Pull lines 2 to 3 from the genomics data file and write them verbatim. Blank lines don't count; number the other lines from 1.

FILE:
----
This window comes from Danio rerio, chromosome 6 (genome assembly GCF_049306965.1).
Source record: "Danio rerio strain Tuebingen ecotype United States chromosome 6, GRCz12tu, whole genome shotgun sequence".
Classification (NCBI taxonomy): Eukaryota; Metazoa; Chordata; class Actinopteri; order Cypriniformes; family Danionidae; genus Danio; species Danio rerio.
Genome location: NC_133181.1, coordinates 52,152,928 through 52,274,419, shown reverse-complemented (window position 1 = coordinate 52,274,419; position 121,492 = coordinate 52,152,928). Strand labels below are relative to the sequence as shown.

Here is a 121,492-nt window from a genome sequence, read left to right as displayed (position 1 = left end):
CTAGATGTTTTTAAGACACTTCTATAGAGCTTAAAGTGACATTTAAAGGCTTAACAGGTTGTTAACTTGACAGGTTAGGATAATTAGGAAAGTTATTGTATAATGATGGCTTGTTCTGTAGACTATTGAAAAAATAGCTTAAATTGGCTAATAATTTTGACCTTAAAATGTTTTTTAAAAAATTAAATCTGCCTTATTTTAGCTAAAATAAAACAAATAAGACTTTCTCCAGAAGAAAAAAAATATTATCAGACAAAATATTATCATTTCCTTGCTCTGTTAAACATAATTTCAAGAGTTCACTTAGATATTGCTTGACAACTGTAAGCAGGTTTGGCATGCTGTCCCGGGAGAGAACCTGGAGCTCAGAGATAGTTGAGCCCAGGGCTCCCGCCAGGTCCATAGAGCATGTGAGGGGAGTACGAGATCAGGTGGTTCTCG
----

Source record: "Danio rerio strain Tuebingen ecotype United States chromosome 6, GRCz12tu, whole genome shotgun sequence".
Classification (NCBI taxonomy): Eukaryota; Metazoa; Chordata; class Actinopteri; order Cypriniformes; family Danionidae; genus Danio; species Danio rerio.